Updated: Dec 19, 2018
When I spotted the Vikings in Scotland conference advertised I knew it was once again time to make the trip to the bright lights of Scotland's central belt. Vikings in Scotland: An Archaeological Survey (1998), by James Graham-Campbell and Colleen Batey was a groundbreaking work. Twenty years later, and this Viking conference was designed to celebrate Campbell and Batey's work, by sharing the latest research on this fascinating topic.
The conference opened with a field trip to the National Museum of Scotland in Edinburgh, including the rare opportunity to get behind the scenes to see Viking material not on display!
This led on to an enjoyable afternoon in the Early People galleries with archaeologists and curators who had worked on the Museum's Viking collection. There was a lot of serious bling: coins, jewellery, ring money, and weaponry discovered in hoards and burials. Including this remarkably well preserved horse which was found in a boat burial where it been sacrificed in order that its master had a mount to ride in the afterlife. This remarkably well preserved specimen is currently having its DNA sequenced, in an attempt to discover the missing link between the modern British and Icelandic horse.
Thursday brought me an unwanted gift, a really bad cold (never go south, it’s full of germs!) and two packed days of archaeological updates on recent work in Viking Scotland. My new notebook, bought specially for the occasion, started to fill up remarkably rapidly!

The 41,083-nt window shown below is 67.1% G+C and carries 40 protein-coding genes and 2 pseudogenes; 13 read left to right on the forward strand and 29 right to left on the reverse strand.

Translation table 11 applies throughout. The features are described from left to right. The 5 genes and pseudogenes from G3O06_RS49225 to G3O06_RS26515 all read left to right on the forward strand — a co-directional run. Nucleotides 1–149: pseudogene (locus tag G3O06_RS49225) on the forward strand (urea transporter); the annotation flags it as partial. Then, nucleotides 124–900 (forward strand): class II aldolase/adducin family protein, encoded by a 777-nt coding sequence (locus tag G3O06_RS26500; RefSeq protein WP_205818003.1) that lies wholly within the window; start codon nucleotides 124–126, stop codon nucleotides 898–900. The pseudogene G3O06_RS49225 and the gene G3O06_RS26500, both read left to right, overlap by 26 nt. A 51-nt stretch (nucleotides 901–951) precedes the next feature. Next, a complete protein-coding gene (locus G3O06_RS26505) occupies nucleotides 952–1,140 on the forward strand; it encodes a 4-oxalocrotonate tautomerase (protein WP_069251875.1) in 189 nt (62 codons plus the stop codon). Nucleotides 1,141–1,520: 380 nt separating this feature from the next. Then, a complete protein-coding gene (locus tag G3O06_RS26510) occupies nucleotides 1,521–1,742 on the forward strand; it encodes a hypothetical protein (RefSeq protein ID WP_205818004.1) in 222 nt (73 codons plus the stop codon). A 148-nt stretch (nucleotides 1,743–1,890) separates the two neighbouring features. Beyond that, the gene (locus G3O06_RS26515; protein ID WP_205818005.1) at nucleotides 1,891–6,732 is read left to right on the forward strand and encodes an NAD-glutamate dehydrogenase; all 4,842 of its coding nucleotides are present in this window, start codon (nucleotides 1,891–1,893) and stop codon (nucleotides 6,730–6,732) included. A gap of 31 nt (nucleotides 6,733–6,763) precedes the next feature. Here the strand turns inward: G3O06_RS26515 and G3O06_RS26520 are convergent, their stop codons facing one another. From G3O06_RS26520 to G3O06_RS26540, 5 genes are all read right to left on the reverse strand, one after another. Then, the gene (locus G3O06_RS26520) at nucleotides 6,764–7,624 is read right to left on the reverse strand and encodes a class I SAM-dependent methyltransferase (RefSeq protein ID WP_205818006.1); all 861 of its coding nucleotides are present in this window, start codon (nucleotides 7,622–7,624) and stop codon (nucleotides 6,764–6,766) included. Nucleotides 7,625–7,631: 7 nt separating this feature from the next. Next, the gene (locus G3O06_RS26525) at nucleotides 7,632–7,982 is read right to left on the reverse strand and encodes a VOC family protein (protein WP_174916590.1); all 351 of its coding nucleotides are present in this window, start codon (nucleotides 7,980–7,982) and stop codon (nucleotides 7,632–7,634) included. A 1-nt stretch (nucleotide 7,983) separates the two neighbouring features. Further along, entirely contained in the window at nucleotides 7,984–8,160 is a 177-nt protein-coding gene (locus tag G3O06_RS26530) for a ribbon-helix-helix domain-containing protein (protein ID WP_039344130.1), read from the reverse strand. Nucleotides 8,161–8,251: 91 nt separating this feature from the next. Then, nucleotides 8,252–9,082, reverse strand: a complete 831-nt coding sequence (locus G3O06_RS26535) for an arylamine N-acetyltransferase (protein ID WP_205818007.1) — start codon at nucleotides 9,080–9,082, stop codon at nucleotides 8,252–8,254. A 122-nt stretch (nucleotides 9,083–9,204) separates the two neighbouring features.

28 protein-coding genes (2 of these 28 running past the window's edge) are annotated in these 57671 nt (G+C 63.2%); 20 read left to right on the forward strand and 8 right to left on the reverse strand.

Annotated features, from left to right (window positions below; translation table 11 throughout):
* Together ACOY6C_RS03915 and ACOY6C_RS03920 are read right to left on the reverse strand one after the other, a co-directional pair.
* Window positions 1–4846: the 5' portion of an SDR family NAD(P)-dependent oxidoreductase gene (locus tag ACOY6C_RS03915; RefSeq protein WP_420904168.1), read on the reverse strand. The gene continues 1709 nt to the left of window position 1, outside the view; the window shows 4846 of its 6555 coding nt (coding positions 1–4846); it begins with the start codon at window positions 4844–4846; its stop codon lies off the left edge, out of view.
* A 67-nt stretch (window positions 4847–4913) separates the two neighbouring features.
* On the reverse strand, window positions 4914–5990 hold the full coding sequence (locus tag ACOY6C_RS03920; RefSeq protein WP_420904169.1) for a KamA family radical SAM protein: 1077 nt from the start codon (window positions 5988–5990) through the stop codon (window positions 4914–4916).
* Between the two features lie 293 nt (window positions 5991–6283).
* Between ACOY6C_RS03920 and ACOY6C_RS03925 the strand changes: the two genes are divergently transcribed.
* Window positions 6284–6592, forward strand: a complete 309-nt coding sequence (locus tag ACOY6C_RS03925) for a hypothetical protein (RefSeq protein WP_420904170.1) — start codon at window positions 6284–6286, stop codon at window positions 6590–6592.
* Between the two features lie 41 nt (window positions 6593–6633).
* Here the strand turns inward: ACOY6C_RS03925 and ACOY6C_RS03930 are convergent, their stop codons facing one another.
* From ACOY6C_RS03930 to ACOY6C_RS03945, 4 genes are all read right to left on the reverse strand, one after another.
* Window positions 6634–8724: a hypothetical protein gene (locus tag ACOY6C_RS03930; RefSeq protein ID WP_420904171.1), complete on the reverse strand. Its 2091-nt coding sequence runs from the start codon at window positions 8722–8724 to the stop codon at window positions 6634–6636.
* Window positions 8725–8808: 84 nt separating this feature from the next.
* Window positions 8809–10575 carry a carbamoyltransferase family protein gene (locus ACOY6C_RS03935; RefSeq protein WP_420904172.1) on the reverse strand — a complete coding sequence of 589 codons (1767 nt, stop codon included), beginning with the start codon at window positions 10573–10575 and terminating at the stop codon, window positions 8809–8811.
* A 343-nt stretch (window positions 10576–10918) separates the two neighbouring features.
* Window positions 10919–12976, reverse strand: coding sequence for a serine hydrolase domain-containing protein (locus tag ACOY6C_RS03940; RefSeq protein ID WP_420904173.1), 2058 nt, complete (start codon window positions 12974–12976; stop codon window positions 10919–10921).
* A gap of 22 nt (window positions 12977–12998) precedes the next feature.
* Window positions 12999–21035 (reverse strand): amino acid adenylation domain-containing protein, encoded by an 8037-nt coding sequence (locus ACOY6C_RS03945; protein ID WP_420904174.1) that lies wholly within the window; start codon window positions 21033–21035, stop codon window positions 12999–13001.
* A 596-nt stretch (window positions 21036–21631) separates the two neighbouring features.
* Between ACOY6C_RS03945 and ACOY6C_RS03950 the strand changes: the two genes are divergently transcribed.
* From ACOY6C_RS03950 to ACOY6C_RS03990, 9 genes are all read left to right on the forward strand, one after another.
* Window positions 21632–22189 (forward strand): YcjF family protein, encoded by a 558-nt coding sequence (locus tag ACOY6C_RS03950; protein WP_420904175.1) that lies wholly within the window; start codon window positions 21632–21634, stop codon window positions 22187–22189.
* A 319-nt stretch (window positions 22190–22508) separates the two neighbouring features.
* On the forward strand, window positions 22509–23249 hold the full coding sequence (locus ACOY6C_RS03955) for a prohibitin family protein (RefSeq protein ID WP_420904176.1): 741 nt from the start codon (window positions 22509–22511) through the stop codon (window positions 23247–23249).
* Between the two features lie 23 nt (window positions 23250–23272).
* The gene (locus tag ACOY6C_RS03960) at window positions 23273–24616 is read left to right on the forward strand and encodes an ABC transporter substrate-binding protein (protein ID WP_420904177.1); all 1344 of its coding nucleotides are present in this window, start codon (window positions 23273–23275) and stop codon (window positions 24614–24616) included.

Archaeological sites presented and discussed ranged right across Scotland, from the borders north to Shetland and across to the Western Isles. The historical period spanned from first contact Viking raid sites to late Norse settlements. Shetland saw updates on work at Old Scatness, St Ninian’s Isle, Hamar and Underhoull. Themes arching across all the papers included native-Norse contact, settlement, power, trade and economy. The maritime basis of the culture was evident throughout the sessions with house sites chosen carefully to watch the sea (Hamar & Underhoull), a posh stone façade on the seaward side with turf round the back (Underhoull) and even evidence of a thriving settlement of pirate fishermen at the Brough of Deerness (Orkney)! The famous trade routes provided evidence of everything from walrus ivory and lava quernstones to steatite from Catpund and of course lots and lots of fish!
Commonly referred to as the fish event horizon, there is a massive increase in fishing visible on sites between the 9th and 11th centuries. Shetland and Orkney specialised in cod fishing at this time, while the Western Isles focussed on herring. Fish were preserved by drying and salting and this product was widely exported. This new fishing industry utilised advances in boat technology that allowed fishing in deeper and more treacherous waters. Fish during this era were caught using hand lines, hooks, and sinkers and this early established fishing industry has resulted in a strong tradition of fishing, particularly in the Northern Isles, and specifically Shetland.
Far too quickly the conference was over, and it was time for me to catch the 12 hour overnight Northlink ferry home. In my cabin, safely tucked up in my bunk, I imagined what it must have been like to sail through the notorious Sumburgh Roost on a stormy night in an open longship.
Written by Esther Renwick